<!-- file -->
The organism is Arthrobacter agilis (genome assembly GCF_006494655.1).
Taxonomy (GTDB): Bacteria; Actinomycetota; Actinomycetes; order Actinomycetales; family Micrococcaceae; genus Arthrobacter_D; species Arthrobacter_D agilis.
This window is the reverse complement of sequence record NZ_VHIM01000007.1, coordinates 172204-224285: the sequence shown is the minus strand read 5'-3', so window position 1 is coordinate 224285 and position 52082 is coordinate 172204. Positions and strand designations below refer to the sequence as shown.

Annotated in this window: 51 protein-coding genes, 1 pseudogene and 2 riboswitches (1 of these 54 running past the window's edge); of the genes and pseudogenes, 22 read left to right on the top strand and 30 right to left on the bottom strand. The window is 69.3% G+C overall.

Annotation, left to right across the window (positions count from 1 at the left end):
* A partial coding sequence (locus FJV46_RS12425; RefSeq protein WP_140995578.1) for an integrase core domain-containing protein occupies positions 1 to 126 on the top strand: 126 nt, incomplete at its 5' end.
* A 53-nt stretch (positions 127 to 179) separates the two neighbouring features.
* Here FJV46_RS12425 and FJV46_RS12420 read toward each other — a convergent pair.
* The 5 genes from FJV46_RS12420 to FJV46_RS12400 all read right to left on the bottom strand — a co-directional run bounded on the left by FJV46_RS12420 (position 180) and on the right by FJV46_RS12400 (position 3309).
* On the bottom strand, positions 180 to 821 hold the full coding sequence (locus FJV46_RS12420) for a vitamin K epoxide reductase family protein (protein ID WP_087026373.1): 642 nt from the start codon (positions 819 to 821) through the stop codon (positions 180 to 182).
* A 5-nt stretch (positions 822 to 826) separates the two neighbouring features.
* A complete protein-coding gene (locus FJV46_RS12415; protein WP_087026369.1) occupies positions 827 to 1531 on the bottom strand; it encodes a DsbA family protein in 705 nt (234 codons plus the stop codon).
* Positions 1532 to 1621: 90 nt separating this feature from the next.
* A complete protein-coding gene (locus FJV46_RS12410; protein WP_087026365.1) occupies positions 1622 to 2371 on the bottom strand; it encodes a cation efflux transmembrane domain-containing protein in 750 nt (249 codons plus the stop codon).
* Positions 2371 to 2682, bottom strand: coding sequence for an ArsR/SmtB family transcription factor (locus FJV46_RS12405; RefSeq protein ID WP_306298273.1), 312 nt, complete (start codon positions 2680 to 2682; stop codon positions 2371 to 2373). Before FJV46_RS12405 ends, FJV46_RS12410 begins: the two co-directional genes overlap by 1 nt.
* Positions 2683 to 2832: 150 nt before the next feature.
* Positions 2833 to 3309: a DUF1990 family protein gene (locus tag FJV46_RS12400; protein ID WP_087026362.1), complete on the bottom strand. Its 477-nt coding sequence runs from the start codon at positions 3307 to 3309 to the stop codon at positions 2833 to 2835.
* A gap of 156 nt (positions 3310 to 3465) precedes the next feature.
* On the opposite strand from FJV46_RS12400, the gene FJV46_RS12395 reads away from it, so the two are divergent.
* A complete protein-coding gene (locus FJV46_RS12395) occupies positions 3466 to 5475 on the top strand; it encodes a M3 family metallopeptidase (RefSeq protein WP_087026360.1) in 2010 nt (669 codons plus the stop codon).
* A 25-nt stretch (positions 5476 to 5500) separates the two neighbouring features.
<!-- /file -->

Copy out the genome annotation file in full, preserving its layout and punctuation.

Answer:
The organism is Arthrobacter agilis (genome assembly GCF_006494655.1).
Taxonomy (GTDB): Bacteria; Actinomycetota; Actinomycetes; order Actinomycetales; family Micrococcaceae; genus Arthrobacter_D; species Arthrobacter_D agilis.
This window is the reverse complement of sequence record NZ_VHIM01000007.1, coordinates 172204-224285: the sequence shown is the minus strand read 5'-3', so window position 1 is coordinate 224285 and position 52082 is coordinate 172204. Positions and strand designations below refer to the sequence as shown.

Annotated in this window: 51 protein-coding genes, 1 pseudogene and 2 riboswitches (1 of these 54 running past the window's edge); of the genes and pseudogenes, 22 read left to right on the top strand and 30 right to left on the bottom strand. The window is 69.3% G+C overall.

Annotation, left to right across the window (positions count from 1 at the left end):
* A partial coding sequence (locus FJV46_RS12425; RefSeq protein WP_140995578.1) for an integrase core domain-containing protein occupies positions 1 to 126 on the top strand: 126 nt, incomplete at its 5' end.
* A 53-nt stretch (positions 127 to 179) separates the two neighbouring features.
* Here FJV46_RS12425 and FJV46_RS12420 read toward each other — a convergent pair.
* The 5 genes from FJV46_RS12420 to FJV46_RS12400 all read right to left on the bottom strand — a co-directional run bounded on the left by FJV46_RS12420 (position 180) and on the right by FJV46_RS12400 (position 3309).
* On the bottom strand, positions 180 to 821 hold the full coding sequence (locus FJV46_RS12420) for a vitamin K epoxide reductase family protein (protein ID WP_087026373.1): 642 nt from the start codon (positions 819 to 821) through the stop codon (positions 180 to 182).
* A 5-nt stretch (positions 822 to 826) separates the two neighbouring features.
* A complete protein-coding gene (locus FJV46_RS12415; protein WP_087026369.1) occupies positions 827 to 1531 on the bottom strand; it encodes a DsbA family protein in 705 nt (234 codons plus the stop codon).
* Positions 1532 to 1621: 90 nt separating this feature from the next.
* A complete protein-coding gene (locus FJV46_RS12410; protein WP_087026365.1) occupies positions 1622 to 2371 on the bottom strand; it encodes a cation efflux transmembrane domain-containing protein in 750 nt (249 codons plus the stop codon).
* Positions 2371 to 2682, bottom strand: coding sequence for an ArsR/SmtB family transcription factor (locus FJV46_RS12405; RefSeq protein ID WP_306298273.1), 312 nt, complete (start codon positions 2680 to 2682; stop codon positions 2371 to 2373). Before FJV46_RS12405 ends, FJV46_RS12410 begins: the two co-directional genes overlap by 1 nt.
* Positions 2683 to 2832: 150 nt before the next feature.
* Positions 2833 to 3309: a DUF1990 family protein gene (locus tag FJV46_RS12400; protein ID WP_087026362.1), complete on the bottom strand. Its 477-nt coding sequence runs from the start codon at positions 3307 to 3309 to the stop codon at positions 2833 to 2835.
* A gap of 156 nt (positions 3310 to 3465) precedes the next feature.
* On the opposite strand from FJV46_RS12400, the gene FJV46_RS12395 reads away from it, so the two are divergent.
* A complete protein-coding gene (locus FJV46_RS12395) occupies positions 3466 to 5475 on the top strand; it encodes a M3 family metallopeptidase (RefSeq protein WP_087026360.1) in 2010 nt (669 codons plus the stop codon).
* A 25-nt stretch (positions 5476 to 5500) separates the two neighbouring features.